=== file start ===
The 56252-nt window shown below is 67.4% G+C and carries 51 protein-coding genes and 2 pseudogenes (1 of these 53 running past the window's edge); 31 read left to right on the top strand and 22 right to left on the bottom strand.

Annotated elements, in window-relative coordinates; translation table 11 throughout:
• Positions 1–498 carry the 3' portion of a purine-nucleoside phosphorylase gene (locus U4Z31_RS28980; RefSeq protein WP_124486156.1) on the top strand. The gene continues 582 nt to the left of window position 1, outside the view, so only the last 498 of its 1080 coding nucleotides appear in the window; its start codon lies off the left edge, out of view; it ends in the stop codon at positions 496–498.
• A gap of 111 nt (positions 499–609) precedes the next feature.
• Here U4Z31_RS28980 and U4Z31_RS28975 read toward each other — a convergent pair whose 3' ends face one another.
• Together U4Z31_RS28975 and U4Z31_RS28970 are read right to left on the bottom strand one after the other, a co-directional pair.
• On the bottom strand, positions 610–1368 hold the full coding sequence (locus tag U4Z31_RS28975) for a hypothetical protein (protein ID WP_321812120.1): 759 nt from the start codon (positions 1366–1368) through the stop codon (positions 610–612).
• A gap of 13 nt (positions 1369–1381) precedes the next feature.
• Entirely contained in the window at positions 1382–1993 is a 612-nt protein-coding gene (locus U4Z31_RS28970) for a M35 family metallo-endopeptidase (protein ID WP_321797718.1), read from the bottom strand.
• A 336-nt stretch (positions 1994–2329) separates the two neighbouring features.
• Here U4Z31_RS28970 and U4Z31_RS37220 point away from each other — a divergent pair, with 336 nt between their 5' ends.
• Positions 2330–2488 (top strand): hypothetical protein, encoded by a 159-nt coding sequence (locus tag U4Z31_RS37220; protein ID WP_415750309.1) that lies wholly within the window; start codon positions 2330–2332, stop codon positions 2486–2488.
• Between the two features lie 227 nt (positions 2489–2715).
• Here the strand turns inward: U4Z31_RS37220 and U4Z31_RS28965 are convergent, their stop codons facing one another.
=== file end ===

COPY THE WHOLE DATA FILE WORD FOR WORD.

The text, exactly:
The 56252-nt window shown below is 67.4% G+C and carries 51 protein-coding genes and 2 pseudogenes (1 of these 53 running past the window's edge); 31 read left to right on the top strand and 22 right to left on the bottom strand.

Annotated elements, in window-relative coordinates; translation table 11 throughout:
• Positions 1–498 carry the 3' portion of a purine-nucleoside phosphorylase gene (locus U4Z31_RS28980; RefSeq protein WP_124486156.1) on the top strand. The gene continues 582 nt to the left of window position 1, outside the view, so only the last 498 of its 1080 coding nucleotides appear in the window; its start codon lies off the left edge, out of view; it ends in the stop codon at positions 496–498.
• A gap of 111 nt (positions 499–609) precedes the next feature.
• Here U4Z31_RS28980 and U4Z31_RS28975 read toward each other — a convergent pair whose 3' ends face one another.
• Together U4Z31_RS28975 and U4Z31_RS28970 are read right to left on the bottom strand one after the other, a co-directional pair.
• On the bottom strand, positions 610–1368 hold the full coding sequence (locus tag U4Z31_RS28975) for a hypothetical protein (protein ID WP_321812120.1): 759 nt from the start codon (positions 1366–1368) through the stop codon (positions 610–612).
• A gap of 13 nt (positions 1369–1381) precedes the next feature.
• Entirely contained in the window at positions 1382–1993 is a 612-nt protein-coding gene (locus U4Z31_RS28970) for a M35 family metallo-endopeptidase (protein ID WP_321797718.1), read from the bottom strand.
• A 336-nt stretch (positions 1994–2329) separates the two neighbouring features.
• Here U4Z31_RS28970 and U4Z31_RS37220 point away from each other — a divergent pair, with 336 nt between their 5' ends.
• Positions 2330–2488 (top strand): hypothetical protein, encoded by a 159-nt coding sequence (locus tag U4Z31_RS37220; protein ID WP_415750309.1) that lies wholly within the window; start codon positions 2330–2332, stop codon positions 2486–2488.
• Between the two features lie 227 nt (positions 2489–2715).
• Here the strand turns inward: U4Z31_RS37220 and U4Z31_RS28965 are convergent, their stop codons facing one another.